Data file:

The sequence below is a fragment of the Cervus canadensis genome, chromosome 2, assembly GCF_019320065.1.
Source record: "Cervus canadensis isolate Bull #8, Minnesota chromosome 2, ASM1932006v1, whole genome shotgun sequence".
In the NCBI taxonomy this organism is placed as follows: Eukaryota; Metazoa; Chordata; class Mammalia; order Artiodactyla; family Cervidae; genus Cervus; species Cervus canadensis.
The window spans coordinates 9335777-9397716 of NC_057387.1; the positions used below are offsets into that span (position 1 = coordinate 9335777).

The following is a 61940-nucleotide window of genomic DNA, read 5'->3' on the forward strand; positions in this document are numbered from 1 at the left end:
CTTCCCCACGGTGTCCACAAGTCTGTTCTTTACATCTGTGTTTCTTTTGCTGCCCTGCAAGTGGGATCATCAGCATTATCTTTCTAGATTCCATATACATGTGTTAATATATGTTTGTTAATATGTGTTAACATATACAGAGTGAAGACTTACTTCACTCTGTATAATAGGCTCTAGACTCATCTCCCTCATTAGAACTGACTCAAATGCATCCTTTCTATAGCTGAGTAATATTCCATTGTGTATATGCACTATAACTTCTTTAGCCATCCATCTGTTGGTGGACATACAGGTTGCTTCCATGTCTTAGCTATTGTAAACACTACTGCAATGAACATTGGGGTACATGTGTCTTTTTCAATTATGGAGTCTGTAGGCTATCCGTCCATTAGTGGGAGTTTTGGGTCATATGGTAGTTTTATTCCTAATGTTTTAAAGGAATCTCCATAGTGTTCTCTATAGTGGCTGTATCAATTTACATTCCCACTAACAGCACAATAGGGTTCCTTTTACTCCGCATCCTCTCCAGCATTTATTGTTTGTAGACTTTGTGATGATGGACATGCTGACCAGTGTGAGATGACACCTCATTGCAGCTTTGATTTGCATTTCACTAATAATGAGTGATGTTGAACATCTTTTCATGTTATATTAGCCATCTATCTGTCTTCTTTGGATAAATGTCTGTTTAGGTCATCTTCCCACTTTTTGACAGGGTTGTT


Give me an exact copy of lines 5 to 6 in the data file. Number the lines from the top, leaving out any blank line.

The following is a 61940-nucleotide window of genomic DNA, read 5'->3' on the forward strand; positions in this document are numbered from 1 at the left end:
CTTCCCCACGGTGTCCACAAGTCTGTTCTTTACATCTGTGTTTCTTTTGCTGCCCTGCAAGTGGGATCATCAGCATTATCTTTCTAGATTCCATATACATGTGTTAATATATGTTTGTTAATATGTGTTAACATATACAGAGTGAAGACTTACTTCACTCTGTATAATAGGCTCTAGACTCATCTCCCTCATTAGAACTGACTCAAATGCATCCTTTCTATAGCTGAGTAATATTCCATTGTGTATATGCACTATAACTTCTTTAGCCATCCATCTGTTGGTGGACATACAGGTTGCTTCCATGTCTTAGCTATTGTAAACACTACTGCAATGAACATTGGGGTACATGTGTCTTTTTCAATTATGGAGTCTGTAGGCTATCCGTCCATTAGTGGGAGTTTTGGGTCATATGGTAGTTTTATTCCTAATGTTTTAAAGGAATCTCCATAGTGTTCTCTATAGTGGCTGTATCAATTTACATTCCCACTAACAGCACAATAGGGTTCCTTTTACTCCGCATCCTCTCCAGCATTTATTGTTTGTAGACTTTGTGATGATGGACATGCTGACCAGTGTGAGATGACACCTCATTGCAGCTTTGATTTGCATTTCACTAATAATGAGTGATGTTGAACATCTTTTCATGTTATATTAGCCATCTATCTGTCTTCTTTGGATAAATGTCTGTTTAGGTCATCTTCCCACTTTTTGACAGGGTTGTT